This is All I'm Going to Say about Rick Warren and the Inaugural Invocation…

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Let's just get rid of all invocations at presidential inaugurals. After all, the "tradition" was first introduced by Franklin Delano Roosevelt at his Second Inaugural in 1937. If George Washington, Thomas Jefferson, Abraham Lincoln and the 31 presidents before FDR could get along without the benefit of an inaugural prayer, so can the 44th. 

Disclosure: Yes, I am an atheist, just the same way I'm an a-unicornist. Show me a unicorn and I'll believe in them. Same thing goes for gods. 

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  1. But God is like…everywhere! Open your eyes Ronald!

  2. Show me a big bang and I’ll believe in them, too.

  3. Look, it is a known fact that once Obama is sworn in he will go to the podium, raise his hands to Allah, and summon his extremist brethren to go out among the white folks and abduct their women.

    Plus we’ve all seen Obama on a unicorn, so what’s not to believe?

  4. Yes, those that believe in big bang are every bit as kooky as those who believe eternal damnation awaits for all who are not the chosen.

  5. But having Rick Warren there is a cave in to teh Homobigots! It means Obama is a secret Republican! NOT A DIMES WORTH OF DIFFERENCE!!!! MCKINNEY 2012!

  6. “ProgressiveMan” was me, btw. Think of him as LGF Fan’s alter ego.

    Anyway I’ve enjoyed the freak out from the left over this (the parody above is only a slight embelleshment of the Kos freak-out).

  7. Let’s just get rid of all invocations at presidential inaugurals.

    It’s a holdover from the monarchy and one more reminder that we live in an elected dictatorship.

  8. We need a new inauguration tradition.
    Like a Laser-Floyd show inside the rotunda.

  9. There is not really a conflict with being a secret muslim and being in league with the homobigots. just sayin’

  10. I know in my heart that the Big Bang chose me to do it’s bidding.
    Carl Sagan told me so…

  11. That’s some Grade AAA tin foil hat wearing right there, Kolohe.

  12. “let’s get rid of presidential inaugurals”

    nah, you just need Margery Mason to do the introductions.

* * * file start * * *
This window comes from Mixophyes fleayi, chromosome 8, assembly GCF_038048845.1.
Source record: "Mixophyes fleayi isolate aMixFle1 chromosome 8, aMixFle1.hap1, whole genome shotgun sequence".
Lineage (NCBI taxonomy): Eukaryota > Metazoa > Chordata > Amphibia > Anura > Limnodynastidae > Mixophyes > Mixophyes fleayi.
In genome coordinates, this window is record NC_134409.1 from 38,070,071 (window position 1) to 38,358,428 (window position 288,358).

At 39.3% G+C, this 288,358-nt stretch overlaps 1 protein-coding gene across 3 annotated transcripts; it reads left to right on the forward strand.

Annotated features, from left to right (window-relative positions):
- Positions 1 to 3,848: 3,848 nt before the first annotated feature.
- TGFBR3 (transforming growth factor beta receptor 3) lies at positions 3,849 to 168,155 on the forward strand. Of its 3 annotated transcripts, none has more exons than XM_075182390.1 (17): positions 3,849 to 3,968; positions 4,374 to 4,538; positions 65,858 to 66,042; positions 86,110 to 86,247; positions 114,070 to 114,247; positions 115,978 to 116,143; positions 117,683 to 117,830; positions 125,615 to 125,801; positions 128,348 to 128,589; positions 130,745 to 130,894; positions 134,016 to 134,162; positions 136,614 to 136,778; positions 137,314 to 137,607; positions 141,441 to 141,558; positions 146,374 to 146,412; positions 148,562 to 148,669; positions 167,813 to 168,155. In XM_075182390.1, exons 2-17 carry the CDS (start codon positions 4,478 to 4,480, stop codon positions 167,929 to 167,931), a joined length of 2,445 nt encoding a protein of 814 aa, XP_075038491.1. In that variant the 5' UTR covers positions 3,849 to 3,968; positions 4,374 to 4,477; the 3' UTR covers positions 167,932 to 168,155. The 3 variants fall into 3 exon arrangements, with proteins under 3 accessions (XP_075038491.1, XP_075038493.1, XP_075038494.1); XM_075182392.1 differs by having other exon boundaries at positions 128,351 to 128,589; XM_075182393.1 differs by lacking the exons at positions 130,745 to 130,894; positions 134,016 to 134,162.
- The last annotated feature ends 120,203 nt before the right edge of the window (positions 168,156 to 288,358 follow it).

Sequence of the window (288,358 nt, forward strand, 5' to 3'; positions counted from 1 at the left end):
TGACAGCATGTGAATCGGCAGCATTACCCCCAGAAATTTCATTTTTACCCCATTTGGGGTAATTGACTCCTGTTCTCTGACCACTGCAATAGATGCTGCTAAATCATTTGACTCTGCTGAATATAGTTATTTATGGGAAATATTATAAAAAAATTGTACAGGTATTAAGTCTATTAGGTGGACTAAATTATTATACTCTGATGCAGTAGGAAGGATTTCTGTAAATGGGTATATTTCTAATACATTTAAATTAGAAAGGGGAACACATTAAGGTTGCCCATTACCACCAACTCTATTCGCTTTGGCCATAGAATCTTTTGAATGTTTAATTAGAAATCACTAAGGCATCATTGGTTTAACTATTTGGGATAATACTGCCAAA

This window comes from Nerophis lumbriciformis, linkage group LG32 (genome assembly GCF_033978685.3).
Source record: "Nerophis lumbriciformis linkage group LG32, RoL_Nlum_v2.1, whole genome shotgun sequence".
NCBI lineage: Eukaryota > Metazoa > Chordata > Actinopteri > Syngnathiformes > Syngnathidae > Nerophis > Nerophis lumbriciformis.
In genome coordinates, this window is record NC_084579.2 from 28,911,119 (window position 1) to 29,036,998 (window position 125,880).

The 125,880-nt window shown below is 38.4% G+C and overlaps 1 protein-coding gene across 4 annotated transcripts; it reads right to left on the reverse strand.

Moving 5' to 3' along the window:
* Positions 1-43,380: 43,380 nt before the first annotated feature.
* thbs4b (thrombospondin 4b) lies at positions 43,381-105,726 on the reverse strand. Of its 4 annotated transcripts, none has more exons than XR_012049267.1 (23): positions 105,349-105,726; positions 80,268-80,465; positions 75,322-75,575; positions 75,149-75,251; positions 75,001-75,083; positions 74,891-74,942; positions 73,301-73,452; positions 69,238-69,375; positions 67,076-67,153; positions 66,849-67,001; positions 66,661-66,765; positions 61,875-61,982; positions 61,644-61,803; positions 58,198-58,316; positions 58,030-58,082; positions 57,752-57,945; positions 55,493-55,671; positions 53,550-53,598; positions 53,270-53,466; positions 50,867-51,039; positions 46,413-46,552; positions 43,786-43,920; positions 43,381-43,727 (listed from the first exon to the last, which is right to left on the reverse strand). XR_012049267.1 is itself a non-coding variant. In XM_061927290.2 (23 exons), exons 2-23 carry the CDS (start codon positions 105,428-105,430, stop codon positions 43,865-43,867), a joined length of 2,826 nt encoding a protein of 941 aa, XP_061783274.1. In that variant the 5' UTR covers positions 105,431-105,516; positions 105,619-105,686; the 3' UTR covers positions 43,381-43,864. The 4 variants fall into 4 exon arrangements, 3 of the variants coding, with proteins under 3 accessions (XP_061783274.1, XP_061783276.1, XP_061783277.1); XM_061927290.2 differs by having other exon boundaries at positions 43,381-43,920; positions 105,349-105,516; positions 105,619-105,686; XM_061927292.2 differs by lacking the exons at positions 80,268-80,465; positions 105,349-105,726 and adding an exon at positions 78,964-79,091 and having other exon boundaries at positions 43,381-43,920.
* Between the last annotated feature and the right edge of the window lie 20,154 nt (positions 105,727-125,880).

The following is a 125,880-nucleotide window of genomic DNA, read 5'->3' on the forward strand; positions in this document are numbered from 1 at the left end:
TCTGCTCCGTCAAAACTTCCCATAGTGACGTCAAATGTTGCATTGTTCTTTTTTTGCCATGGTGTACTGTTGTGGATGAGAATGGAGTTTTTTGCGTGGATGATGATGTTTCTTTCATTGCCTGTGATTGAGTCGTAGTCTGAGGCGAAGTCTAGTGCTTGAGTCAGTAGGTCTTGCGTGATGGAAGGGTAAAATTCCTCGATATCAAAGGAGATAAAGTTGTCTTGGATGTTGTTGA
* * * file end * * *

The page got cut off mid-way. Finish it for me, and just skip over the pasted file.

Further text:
13. I’ve also been enjoying the leftist freak out over this.

  14. I watched every angle of this latest teapot-tempest last night, and not a single bobblehead “journalist” asked why we had to have a preacher recite some mumbo-jumbo in an allegedly religion-neutral country. The “establishment clause”? They’d never heard of it.

  15. I support anything that makes the leftist doubletalking phreaks wig out. It’s a good show.

  16. Yes, those that believe in big bang are every bit as kooky as those who believe eternal damnation awaits for all who are not the chosen.

    There’s a mathematical model that requires unbelievers to burn in hell and is supported by all available evidence? You learn something every day.

  17. Show me a unicorn and I’ll believe in them. Same thing goes for gods.

    Agamemnon was one such as you, Ron; and Hercules; proud and arrogant. They defied me – until they felt my wrath.

  18. Do your best freak-out impression of a loony leftist, phalkor.

  19. Maybe he just needed someone to balance out the Rev. Joseph Lowery, who is doing the benediction. Lowery favors legalizing gay marriage. Lowery’s as close as Obama could get to Martin Luther King, Jr. (except, I guess, Martin Luther King III).

  20. I’ll one-up you, Ron. Let’s get rid of everyone’s favorite god, government.

  21. You’re just a materialist, Bailey. Don’t go dressing it up as atheism. If the scope of your awareness won’t reach beyond the five senses, theism doesn’t enter into the reckoning at all.

  22. If George Washington, Thomas Jefferson, Abraham Lincoln and the 31 presidents before FDR could get along without the benefit of an inaugural prayer, so can the 44th.

    Agreed.

  23. Show me a big bang and I’ll believe in them, too.

    You mean the cosmic microwave background? Sorry, but your eyes don’t work in those frequencies.

  24. Ron — This is not the first time I’ve seen you undermine the strength of your argument in an italicized postscript. If the whole point is that religion has no place in government, you don’t need to go talking smack about gods and unicorns in the first person. That just makes the whole thing sound kind of petty and self-important. I’m much more impressed by the facts you present about the history of invocations in presidential inaugurations.

    Not a hater, just an English Comp teacher.

  25. probably religious, too

  26. I’ll second what martyred_cars (great pseudonym!) said.

  27. martyred_cars,
    Ron’s postscripts are mostly in jest stemming from a couple of years back when every article he posted regarding global warming or the energy sector was immediately set upon by people claiming that he was shilling for “big oil”. Ron started using a disclaimer of “Yes, I still own those 50 shares of Exxon-Mobile that I bought with my own money”. It has snowballed from there.

    In this case, he assumed, and I dare say rightly, that someone would attempt to call his anti-Invocation stance merely an artifact of his atheistic point of view. Think of it as a preemptive rebuttal.

  28. libertymike | December 19, 2008, 2:18pm | #
    Show me a big bang and I’ll believe in them, too.

    My wife, last night. Oh!